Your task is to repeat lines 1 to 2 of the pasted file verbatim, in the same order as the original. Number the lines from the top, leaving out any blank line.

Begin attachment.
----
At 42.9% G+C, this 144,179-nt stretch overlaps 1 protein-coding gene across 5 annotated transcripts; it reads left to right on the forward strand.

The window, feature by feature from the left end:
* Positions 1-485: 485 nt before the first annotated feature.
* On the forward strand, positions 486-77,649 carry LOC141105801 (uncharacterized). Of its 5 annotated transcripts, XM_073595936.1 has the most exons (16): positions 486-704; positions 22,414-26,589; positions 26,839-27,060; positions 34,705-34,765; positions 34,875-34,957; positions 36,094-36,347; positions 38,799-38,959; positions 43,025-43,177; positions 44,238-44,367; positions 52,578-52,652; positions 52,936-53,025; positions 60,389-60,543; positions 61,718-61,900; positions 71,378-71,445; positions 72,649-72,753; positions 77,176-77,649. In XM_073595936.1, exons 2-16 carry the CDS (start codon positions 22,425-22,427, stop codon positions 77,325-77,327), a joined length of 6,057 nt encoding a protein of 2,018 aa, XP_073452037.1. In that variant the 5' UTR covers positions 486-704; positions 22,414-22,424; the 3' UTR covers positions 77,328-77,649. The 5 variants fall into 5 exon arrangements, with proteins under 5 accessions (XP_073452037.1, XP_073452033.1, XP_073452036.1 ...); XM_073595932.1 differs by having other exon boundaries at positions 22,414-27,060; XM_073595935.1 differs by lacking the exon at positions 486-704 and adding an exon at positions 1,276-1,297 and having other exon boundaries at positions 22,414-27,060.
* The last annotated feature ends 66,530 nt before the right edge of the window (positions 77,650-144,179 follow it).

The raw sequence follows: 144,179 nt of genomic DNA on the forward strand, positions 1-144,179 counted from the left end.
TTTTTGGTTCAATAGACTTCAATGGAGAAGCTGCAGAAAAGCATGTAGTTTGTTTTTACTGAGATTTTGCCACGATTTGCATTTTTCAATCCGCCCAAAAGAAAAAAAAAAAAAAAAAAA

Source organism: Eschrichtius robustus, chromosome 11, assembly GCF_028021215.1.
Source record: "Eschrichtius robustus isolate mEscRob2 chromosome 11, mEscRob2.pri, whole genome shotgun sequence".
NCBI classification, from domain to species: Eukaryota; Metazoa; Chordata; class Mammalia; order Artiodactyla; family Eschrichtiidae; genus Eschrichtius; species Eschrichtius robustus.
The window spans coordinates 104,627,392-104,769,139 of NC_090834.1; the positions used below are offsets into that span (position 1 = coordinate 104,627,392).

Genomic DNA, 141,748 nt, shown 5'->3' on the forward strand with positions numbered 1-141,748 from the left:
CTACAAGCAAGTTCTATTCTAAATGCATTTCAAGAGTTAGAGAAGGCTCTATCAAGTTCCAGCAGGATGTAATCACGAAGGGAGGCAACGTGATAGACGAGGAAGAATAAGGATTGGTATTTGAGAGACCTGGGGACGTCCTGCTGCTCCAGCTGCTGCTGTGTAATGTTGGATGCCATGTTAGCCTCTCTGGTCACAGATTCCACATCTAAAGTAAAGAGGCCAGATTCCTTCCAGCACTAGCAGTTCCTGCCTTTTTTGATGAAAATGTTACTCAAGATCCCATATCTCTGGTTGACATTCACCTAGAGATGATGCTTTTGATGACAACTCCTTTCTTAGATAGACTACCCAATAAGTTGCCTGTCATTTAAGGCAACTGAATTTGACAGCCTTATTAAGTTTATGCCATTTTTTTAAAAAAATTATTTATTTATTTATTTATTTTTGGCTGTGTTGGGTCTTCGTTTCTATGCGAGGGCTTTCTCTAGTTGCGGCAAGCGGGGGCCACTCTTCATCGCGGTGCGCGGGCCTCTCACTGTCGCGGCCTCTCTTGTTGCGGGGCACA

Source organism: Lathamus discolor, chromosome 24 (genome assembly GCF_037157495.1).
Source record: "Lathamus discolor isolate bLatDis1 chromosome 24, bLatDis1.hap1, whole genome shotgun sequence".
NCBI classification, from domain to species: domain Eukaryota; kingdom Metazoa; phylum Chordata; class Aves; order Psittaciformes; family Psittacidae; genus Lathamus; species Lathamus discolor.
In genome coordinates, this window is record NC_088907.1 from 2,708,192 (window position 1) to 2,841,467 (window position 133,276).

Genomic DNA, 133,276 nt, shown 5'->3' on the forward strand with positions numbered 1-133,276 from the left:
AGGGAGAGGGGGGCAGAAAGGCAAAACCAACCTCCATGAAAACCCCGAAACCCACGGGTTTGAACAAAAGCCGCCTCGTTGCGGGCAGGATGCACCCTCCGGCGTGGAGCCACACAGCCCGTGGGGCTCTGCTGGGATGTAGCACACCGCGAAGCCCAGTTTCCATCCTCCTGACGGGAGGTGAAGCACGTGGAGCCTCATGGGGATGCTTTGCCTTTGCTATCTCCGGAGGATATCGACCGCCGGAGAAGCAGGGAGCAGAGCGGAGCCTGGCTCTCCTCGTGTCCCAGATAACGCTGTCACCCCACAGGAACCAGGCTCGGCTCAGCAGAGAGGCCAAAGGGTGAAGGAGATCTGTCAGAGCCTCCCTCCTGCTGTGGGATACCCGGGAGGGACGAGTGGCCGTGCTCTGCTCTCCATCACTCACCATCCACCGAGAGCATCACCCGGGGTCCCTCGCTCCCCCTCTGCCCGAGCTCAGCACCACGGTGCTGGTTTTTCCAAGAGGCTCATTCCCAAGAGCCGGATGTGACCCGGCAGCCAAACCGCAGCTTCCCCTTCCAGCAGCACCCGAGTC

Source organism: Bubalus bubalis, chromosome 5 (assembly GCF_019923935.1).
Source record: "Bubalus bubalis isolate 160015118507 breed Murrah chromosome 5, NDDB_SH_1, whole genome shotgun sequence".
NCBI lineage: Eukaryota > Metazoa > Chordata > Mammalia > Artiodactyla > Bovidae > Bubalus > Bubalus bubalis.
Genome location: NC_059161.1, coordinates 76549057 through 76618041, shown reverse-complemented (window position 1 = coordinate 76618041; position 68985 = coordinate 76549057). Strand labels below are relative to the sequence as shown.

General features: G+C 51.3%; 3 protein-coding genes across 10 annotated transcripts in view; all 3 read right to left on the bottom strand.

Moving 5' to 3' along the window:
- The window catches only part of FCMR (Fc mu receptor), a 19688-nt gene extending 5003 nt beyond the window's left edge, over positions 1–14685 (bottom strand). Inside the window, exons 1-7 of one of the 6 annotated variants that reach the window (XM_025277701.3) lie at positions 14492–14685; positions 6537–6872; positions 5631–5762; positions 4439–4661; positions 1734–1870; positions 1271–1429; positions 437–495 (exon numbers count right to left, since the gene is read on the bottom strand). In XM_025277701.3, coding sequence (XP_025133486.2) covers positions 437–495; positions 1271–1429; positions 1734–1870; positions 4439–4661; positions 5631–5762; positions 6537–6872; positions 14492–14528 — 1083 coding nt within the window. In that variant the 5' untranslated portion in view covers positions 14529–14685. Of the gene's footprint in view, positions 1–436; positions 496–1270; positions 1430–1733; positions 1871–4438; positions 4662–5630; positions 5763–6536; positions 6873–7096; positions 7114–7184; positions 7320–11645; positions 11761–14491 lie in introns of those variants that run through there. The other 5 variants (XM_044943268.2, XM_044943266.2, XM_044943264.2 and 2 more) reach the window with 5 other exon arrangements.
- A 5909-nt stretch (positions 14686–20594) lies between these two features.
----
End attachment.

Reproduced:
At 42.9% G+C, this 144,179-nt stretch overlaps 1 protein-coding gene across 5 annotated transcripts; it reads left to right on the forward strand.

The window, feature by feature from the left end: